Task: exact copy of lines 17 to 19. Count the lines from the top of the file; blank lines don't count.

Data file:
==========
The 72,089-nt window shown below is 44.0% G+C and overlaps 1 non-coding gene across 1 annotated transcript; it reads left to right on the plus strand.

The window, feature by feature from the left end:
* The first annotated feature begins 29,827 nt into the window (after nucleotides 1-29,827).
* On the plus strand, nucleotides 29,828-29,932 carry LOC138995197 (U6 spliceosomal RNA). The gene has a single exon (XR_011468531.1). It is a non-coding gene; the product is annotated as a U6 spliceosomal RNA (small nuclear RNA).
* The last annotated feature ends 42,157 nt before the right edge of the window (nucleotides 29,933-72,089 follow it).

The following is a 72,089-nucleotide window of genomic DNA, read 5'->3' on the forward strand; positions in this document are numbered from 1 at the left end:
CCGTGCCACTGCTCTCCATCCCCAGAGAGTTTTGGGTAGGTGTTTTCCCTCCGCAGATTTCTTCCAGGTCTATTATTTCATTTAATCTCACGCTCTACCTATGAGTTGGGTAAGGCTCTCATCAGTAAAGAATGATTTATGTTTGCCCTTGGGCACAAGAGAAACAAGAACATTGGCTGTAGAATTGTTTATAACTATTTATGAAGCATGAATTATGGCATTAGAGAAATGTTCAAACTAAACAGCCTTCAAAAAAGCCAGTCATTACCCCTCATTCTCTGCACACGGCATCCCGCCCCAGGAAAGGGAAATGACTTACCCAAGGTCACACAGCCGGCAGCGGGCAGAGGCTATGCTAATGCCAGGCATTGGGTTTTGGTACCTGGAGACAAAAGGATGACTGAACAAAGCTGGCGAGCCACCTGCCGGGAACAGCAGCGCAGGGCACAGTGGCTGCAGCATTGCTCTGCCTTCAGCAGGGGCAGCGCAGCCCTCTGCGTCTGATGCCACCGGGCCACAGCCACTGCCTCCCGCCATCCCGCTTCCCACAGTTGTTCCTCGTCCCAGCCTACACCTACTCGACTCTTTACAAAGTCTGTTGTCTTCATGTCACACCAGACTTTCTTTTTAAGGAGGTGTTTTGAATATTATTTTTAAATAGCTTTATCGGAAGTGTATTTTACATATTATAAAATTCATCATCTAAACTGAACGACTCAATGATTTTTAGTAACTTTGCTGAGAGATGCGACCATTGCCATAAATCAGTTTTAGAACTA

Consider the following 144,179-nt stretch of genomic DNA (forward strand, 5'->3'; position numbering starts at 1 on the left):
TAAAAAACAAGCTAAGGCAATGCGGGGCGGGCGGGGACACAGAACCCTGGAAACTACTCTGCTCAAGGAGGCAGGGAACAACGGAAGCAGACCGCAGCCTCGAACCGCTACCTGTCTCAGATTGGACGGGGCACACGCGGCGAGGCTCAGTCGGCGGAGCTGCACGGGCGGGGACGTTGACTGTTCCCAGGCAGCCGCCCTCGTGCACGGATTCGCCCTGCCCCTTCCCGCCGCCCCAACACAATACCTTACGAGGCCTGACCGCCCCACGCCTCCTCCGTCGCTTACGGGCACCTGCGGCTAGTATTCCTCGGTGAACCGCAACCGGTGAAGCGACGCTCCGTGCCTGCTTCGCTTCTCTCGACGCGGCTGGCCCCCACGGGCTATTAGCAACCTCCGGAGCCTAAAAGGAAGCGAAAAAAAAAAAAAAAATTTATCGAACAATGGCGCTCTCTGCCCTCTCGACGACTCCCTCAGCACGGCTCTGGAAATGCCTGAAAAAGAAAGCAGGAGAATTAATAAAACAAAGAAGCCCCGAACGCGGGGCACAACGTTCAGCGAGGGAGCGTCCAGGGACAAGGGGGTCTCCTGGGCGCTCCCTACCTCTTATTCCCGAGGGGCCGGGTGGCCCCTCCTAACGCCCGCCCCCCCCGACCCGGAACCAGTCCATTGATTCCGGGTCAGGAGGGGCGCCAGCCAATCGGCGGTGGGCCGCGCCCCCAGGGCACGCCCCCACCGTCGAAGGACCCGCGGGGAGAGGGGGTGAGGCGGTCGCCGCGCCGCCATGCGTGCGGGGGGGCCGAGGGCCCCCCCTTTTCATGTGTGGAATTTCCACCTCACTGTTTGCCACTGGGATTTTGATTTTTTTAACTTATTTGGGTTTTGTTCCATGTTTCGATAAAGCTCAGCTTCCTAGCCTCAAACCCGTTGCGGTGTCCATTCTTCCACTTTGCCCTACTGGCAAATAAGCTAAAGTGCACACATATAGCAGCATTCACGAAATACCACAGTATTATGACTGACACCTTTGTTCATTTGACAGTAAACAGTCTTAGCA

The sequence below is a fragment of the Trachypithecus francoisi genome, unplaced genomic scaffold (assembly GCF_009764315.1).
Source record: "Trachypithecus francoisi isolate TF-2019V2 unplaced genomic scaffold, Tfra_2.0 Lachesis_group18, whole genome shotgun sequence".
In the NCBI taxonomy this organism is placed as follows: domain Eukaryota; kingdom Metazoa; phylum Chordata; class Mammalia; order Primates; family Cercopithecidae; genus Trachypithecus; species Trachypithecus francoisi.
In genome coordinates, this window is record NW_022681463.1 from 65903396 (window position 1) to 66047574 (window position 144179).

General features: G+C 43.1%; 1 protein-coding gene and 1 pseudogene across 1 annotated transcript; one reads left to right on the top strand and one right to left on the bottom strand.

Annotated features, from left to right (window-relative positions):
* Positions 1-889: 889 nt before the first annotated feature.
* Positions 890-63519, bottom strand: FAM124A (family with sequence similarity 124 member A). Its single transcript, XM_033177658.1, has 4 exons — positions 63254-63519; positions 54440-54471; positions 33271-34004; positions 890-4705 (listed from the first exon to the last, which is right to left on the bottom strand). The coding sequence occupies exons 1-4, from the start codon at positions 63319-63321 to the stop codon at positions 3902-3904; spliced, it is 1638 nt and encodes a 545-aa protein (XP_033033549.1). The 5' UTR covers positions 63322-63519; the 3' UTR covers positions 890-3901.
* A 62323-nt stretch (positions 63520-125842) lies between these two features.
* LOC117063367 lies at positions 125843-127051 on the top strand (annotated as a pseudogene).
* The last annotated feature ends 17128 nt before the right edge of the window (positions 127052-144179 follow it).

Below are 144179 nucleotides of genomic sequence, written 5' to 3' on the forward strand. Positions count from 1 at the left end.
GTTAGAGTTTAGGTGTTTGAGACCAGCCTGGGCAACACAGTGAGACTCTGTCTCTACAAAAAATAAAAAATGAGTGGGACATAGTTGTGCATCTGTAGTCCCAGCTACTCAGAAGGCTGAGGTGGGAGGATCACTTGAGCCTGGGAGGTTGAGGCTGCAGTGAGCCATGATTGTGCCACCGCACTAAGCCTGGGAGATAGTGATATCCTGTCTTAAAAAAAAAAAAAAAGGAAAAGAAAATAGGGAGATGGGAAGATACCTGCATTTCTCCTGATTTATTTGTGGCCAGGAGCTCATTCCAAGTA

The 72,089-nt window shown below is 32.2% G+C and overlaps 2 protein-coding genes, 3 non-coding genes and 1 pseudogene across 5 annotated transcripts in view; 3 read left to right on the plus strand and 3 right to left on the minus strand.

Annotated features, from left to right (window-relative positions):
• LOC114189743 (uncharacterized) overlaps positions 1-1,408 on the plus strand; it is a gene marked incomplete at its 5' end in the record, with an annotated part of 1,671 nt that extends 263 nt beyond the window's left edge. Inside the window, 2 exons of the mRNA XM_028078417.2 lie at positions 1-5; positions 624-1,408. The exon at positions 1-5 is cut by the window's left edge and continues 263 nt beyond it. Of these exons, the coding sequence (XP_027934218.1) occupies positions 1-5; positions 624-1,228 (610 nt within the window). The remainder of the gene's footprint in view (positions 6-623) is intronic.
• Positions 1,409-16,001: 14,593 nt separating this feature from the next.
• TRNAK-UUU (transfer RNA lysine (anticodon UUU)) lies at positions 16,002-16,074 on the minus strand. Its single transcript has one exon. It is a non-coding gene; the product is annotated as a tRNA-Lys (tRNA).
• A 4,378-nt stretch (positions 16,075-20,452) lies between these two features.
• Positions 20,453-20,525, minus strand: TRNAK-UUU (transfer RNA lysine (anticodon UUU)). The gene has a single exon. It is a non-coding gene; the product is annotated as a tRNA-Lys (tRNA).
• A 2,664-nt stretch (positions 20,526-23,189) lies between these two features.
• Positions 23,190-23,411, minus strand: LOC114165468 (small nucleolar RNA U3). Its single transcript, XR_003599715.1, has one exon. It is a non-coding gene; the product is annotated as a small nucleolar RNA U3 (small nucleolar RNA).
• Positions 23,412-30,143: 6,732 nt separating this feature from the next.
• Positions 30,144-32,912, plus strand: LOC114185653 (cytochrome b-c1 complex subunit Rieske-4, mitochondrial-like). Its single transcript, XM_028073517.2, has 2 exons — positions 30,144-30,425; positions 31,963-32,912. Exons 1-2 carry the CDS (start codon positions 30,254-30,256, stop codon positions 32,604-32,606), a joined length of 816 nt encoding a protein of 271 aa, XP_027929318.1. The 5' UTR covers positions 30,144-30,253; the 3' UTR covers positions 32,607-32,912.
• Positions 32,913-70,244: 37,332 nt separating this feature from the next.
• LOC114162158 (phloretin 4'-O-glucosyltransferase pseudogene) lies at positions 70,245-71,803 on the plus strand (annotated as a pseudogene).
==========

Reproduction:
* Positions 890-63519, bottom strand: FAM124A (family with sequence similarity 124 member A). Its single transcript, XM_033177658.1, has 4 exons — positions 63254-63519; positions 54440-54471; positions 33271-34004; positions 890-4705 (listed from the first exon to the last, which is right to left on the bottom strand). The coding sequence occupies exons 1-4, from the start codon at positions 63319-63321 to the stop codon at positions 3902-3904; spliced, it is 1638 nt and encodes a 545-aa protein (XP_033033549.1). The 5' UTR covers positions 63322-63519; the 3' UTR covers positions 890-3901.
* A 62323-nt stretch (positions 63520-125842) lies between these two features.
* LOC117063367 lies at positions 125843-127051 on the top strand (annotated as a pseudogene).